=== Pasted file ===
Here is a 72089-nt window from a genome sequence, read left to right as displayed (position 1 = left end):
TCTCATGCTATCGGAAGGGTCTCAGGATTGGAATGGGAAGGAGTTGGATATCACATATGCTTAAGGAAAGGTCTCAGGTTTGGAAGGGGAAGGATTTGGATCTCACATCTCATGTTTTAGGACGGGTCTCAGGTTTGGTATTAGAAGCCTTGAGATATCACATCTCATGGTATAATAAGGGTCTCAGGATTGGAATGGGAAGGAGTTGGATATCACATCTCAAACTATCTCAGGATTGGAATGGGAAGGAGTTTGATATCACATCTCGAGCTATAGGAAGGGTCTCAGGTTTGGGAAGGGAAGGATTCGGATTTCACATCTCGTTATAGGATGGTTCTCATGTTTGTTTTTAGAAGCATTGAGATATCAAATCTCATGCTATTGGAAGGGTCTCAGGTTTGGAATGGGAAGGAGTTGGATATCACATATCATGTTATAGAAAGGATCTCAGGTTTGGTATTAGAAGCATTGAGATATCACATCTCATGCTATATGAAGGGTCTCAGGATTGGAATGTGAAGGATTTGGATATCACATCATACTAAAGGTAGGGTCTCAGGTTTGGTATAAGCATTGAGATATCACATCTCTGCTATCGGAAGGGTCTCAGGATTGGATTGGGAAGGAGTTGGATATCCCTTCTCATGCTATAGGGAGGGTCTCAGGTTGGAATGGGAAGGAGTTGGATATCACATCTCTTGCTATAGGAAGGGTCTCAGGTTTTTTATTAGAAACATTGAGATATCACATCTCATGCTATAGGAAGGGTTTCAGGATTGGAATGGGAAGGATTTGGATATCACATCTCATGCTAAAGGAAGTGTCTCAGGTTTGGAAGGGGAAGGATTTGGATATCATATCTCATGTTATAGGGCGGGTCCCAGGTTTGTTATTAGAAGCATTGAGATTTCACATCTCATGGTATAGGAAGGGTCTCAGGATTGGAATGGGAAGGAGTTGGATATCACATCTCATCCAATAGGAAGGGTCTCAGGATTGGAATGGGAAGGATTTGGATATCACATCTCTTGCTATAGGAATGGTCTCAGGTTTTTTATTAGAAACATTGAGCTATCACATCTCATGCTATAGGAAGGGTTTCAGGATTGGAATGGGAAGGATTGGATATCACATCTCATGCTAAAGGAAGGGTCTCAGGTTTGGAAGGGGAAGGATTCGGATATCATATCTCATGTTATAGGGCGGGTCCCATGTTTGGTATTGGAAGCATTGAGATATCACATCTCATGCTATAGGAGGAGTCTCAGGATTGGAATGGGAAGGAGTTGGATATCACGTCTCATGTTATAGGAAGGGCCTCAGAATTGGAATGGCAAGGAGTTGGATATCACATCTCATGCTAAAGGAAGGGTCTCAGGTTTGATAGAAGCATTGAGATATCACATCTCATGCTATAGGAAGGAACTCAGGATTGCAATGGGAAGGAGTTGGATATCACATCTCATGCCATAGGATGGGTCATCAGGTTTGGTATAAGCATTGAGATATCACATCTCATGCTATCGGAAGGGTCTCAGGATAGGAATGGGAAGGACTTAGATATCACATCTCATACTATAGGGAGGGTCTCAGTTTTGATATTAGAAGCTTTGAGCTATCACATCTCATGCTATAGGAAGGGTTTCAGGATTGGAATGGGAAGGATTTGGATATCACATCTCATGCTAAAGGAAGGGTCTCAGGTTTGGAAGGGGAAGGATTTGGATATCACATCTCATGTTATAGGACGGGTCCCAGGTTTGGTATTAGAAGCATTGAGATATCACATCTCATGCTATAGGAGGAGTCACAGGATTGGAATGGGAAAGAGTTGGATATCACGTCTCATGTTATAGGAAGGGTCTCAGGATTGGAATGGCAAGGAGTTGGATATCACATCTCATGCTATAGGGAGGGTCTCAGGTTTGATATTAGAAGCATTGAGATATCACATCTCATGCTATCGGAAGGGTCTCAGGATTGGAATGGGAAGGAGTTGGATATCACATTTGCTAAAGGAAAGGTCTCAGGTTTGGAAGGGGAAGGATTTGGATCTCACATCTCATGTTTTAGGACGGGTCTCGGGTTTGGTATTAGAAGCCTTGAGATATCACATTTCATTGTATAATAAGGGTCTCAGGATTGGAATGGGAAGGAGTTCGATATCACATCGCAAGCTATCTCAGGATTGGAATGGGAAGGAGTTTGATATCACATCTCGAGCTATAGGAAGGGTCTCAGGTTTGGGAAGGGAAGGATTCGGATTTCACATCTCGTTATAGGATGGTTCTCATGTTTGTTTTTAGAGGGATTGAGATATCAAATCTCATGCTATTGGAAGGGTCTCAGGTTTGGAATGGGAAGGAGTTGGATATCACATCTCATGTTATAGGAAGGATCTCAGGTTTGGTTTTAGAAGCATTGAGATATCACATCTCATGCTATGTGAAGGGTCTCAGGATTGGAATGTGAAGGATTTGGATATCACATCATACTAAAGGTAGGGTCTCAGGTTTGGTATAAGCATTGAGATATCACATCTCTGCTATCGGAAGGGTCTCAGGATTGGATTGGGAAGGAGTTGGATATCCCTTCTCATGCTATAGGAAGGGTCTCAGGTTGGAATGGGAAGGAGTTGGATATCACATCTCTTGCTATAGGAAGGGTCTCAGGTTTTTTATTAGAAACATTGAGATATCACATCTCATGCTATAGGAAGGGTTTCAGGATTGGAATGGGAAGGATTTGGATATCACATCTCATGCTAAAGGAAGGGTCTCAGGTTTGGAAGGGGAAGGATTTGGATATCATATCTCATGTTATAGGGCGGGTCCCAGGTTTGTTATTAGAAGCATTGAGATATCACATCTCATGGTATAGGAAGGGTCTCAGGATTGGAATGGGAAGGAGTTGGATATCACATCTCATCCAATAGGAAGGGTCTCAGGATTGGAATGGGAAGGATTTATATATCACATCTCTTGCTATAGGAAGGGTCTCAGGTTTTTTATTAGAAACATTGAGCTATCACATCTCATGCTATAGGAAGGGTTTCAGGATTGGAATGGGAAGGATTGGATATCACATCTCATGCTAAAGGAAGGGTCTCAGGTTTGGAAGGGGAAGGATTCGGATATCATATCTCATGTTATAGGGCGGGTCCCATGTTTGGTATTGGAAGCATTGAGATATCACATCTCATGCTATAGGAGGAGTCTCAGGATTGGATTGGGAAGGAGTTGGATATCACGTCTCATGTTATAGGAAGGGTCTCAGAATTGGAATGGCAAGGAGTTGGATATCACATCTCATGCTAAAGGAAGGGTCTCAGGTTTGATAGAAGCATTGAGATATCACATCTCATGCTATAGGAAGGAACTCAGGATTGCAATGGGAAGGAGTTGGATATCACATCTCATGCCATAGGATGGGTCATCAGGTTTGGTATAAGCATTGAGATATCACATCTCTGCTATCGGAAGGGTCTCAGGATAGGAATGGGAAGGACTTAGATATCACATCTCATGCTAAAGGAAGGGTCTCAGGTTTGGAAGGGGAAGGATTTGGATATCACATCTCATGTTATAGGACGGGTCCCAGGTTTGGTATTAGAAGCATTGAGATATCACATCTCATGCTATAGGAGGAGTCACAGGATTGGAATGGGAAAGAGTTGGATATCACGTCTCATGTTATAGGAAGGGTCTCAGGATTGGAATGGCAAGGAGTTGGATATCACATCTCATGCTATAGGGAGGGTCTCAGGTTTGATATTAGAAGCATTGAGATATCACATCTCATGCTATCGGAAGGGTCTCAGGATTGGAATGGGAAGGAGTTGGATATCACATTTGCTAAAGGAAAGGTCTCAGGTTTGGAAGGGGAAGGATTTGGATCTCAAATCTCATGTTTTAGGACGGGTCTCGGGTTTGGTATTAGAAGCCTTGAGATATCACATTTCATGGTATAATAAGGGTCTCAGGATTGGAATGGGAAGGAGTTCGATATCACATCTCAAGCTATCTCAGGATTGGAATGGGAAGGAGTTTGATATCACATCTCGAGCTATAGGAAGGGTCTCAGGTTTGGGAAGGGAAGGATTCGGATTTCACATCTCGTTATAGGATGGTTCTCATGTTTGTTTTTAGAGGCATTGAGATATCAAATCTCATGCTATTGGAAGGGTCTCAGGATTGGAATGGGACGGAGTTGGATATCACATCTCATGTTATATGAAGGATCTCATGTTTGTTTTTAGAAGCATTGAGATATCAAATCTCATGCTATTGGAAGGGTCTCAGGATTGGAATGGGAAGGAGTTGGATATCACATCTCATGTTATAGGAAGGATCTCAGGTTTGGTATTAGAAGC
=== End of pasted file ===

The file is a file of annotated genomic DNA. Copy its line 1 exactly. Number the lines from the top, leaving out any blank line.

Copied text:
Here is a 72089-nt window from a genome sequence, read left to right as displayed (position 1 = left end):